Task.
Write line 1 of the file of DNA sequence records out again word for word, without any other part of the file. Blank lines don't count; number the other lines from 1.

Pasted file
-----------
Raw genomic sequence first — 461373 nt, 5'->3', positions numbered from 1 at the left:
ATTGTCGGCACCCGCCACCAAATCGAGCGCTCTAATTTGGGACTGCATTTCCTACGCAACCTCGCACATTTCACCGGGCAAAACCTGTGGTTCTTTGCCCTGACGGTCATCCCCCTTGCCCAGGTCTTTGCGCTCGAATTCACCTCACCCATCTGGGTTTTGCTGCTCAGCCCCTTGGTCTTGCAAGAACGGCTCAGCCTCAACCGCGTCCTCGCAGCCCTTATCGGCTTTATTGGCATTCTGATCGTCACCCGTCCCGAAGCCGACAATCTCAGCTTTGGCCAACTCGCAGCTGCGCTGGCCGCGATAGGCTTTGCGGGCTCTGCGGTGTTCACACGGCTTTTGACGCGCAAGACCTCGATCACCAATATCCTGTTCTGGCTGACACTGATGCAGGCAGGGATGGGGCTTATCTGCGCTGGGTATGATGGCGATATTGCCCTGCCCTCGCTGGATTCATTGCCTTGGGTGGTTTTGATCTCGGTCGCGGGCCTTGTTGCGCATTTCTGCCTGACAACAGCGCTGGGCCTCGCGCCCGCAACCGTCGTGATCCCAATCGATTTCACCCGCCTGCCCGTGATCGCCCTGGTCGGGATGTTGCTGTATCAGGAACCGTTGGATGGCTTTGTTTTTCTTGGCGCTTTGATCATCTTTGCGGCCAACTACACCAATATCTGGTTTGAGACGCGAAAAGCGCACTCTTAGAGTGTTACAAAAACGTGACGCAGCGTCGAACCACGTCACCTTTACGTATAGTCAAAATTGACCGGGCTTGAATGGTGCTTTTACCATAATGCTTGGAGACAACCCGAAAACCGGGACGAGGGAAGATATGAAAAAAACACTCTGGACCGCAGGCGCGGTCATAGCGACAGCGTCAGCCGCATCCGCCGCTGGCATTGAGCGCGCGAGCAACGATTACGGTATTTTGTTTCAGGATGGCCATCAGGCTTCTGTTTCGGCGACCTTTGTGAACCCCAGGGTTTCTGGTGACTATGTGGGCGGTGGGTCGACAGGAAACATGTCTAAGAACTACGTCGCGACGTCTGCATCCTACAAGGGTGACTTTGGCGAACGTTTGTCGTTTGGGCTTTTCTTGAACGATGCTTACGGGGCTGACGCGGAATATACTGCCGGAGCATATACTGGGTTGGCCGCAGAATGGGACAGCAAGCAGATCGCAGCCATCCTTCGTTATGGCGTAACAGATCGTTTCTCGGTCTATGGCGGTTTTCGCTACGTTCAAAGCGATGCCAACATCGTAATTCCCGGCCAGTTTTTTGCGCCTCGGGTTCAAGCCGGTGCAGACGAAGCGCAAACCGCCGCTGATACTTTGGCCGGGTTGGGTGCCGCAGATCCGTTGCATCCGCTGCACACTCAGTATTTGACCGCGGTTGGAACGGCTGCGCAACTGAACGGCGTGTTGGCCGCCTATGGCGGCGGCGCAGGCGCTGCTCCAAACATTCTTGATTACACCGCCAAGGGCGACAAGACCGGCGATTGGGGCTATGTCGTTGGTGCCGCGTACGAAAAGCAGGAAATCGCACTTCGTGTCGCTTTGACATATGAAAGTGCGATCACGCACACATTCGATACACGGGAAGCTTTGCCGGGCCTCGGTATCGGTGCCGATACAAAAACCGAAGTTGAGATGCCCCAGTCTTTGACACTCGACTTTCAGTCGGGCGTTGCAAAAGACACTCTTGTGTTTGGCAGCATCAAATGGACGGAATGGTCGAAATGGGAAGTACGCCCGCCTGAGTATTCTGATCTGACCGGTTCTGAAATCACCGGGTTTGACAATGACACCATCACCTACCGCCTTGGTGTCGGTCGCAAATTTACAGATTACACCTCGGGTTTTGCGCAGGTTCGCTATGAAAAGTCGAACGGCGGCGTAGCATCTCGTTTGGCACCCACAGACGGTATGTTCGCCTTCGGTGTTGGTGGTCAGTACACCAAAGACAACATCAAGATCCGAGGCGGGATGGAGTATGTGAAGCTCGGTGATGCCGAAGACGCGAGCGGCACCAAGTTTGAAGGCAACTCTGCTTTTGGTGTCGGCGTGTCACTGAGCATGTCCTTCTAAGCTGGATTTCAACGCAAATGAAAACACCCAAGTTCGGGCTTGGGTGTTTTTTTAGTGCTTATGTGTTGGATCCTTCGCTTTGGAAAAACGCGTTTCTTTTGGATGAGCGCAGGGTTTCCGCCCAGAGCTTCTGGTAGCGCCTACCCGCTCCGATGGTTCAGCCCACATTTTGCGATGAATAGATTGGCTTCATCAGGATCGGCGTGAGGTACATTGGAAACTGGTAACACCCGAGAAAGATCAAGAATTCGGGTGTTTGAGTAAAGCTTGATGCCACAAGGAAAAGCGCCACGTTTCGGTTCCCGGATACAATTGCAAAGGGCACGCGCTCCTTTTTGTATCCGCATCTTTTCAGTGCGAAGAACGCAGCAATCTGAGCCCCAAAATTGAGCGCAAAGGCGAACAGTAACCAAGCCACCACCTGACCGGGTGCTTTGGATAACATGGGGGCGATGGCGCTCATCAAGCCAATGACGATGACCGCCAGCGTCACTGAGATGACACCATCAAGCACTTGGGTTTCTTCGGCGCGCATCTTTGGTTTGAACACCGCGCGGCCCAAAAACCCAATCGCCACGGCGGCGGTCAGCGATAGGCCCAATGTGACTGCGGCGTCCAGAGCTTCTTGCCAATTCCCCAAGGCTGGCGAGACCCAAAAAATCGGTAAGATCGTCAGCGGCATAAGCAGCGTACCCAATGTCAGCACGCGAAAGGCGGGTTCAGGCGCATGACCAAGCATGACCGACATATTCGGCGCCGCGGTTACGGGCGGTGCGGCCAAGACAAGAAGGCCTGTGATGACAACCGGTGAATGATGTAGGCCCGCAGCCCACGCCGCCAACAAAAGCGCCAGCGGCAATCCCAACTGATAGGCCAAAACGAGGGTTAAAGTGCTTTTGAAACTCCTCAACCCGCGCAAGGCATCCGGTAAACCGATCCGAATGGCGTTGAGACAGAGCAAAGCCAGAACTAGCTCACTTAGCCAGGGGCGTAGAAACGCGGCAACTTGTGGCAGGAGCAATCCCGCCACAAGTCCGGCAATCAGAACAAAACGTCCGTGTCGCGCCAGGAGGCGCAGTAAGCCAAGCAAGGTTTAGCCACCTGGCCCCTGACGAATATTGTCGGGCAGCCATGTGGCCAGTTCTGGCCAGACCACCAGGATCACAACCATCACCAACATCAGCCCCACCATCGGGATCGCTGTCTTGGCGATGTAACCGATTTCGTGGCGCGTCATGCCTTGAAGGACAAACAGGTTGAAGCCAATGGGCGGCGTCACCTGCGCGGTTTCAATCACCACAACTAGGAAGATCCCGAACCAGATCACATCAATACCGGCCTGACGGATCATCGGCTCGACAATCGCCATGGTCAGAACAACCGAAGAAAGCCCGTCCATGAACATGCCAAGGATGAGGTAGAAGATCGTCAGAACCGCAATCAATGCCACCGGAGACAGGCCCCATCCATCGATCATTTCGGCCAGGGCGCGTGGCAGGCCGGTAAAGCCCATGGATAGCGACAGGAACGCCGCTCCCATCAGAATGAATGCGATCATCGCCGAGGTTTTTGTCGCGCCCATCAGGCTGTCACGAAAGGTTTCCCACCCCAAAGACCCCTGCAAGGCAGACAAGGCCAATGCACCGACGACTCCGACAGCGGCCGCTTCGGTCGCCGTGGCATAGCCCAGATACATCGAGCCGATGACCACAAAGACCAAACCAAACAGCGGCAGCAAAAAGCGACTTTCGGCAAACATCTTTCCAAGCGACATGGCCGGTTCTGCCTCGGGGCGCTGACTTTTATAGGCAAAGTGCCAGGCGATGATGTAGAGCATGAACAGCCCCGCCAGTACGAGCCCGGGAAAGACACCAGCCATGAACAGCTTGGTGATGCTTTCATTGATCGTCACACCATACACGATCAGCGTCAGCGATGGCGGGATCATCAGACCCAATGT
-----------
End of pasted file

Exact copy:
Raw genomic sequence first — 461373 nt, 5'->3', positions numbered from 1 at the left: